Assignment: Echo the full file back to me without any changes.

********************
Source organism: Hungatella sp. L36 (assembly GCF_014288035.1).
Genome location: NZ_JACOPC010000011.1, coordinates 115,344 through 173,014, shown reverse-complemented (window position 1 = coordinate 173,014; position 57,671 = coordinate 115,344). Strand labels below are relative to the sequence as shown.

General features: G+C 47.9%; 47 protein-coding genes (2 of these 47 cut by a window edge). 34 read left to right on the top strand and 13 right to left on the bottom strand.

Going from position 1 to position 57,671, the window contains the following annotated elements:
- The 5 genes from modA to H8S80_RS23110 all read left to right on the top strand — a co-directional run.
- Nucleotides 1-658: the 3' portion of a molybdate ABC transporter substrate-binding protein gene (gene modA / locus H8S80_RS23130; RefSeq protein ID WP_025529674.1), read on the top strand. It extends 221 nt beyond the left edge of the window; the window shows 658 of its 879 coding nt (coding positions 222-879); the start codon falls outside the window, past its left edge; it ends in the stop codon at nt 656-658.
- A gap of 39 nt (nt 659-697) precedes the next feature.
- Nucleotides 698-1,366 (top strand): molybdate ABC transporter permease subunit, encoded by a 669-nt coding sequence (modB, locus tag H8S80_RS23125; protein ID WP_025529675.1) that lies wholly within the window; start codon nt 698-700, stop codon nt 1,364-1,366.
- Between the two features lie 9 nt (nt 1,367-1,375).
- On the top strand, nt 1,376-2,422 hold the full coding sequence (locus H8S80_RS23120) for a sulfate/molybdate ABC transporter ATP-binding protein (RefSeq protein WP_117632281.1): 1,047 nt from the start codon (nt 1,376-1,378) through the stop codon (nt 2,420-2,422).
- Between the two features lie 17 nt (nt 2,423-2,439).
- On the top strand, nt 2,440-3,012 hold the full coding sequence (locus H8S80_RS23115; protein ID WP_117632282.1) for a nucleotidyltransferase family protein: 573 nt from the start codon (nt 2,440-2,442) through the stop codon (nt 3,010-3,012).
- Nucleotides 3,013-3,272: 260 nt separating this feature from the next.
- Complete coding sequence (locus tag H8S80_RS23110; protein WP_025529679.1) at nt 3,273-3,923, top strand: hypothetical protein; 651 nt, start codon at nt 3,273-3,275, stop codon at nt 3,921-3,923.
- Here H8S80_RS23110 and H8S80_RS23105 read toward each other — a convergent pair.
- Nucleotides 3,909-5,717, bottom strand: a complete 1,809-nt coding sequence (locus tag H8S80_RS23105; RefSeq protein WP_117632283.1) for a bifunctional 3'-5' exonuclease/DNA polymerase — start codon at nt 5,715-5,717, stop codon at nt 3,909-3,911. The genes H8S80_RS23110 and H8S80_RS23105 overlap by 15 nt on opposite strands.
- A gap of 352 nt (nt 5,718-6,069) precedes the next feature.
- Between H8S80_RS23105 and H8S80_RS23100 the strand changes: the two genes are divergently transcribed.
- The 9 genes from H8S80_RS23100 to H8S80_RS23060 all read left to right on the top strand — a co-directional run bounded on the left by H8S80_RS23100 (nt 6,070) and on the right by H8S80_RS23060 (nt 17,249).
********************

Source organism: Hungatella sp. L36 (assembly GCF_014288035.1).
Genome location: NZ_JACOPC010000011.1, coordinates 115,344 through 173,014, shown reverse-complemented (window position 1 = coordinate 173,014; position 57,671 = coordinate 115,344). Strand labels below are relative to the sequence as shown.

General features: G+C 47.9%; 47 protein-coding genes (2 of these 47 cut by a window edge). 34 read left to right on the top strand and 13 right to left on the bottom strand.

Going from position 1 to position 57,671, the window contains the following annotated elements:
- The 5 genes from modA to H8S80_RS23110 all read left to right on the top strand — a co-directional run.
- Nucleotides 1-658: the 3' portion of a molybdate ABC transporter substrate-binding protein gene (gene modA / locus H8S80_RS23130; RefSeq protein ID WP_025529674.1), read on the top strand. It extends 221 nt beyond the left edge of the window; the window shows 658 of its 879 coding nt (coding positions 222-879); the start codon falls outside the window, past its left edge; it ends in the stop codon at nt 656-658.
- A gap of 39 nt (nt 659-697) precedes the next feature.
- Nucleotides 698-1,366 (top strand): molybdate ABC transporter permease subunit, encoded by a 669-nt coding sequence (modB, locus tag H8S80_RS23125; protein ID WP_025529675.1) that lies wholly within the window; start codon nt 698-700, stop codon nt 1,364-1,366.
- Between the two features lie 9 nt (nt 1,367-1,375).
- On the top strand, nt 1,376-2,422 hold the full coding sequence (locus H8S80_RS23120) for a sulfate/molybdate ABC transporter ATP-binding protein (RefSeq protein WP_117632281.1): 1,047 nt from the start codon (nt 1,376-1,378) through the stop codon (nt 2,420-2,422).
- Between the two features lie 17 nt (nt 2,423-2,439).
- On the top strand, nt 2,440-3,012 hold the full coding sequence (locus H8S80_RS23115; protein ID WP_117632282.1) for a nucleotidyltransferase family protein: 573 nt from the start codon (nt 2,440-2,442) through the stop codon (nt 3,010-3,012).
- Nucleotides 3,013-3,272: 260 nt separating this feature from the next.
- Complete coding sequence (locus tag H8S80_RS23110; protein WP_025529679.1) at nt 3,273-3,923, top strand: hypothetical protein; 651 nt, start codon at nt 3,273-3,275, stop codon at nt 3,921-3,923.
- Here H8S80_RS23110 and H8S80_RS23105 read toward each other — a convergent pair.
- Nucleotides 3,909-5,717, bottom strand: a complete 1,809-nt coding sequence (locus tag H8S80_RS23105; RefSeq protein WP_117632283.1) for a bifunctional 3'-5' exonuclease/DNA polymerase — start codon at nt 5,715-5,717, stop codon at nt 3,909-3,911. The genes H8S80_RS23110 and H8S80_RS23105 overlap by 15 nt on opposite strands.
- A gap of 352 nt (nt 5,718-6,069) precedes the next feature.
- Between H8S80_RS23105 and H8S80_RS23100 the strand changes: the two genes are divergently transcribed.
- The 9 genes from H8S80_RS23100 to H8S80_RS23060 all read left to right on the top strand — a co-directional run bounded on the left by H8S80_RS23100 (nt 6,070) and on the right by H8S80_RS23060 (nt 17,249).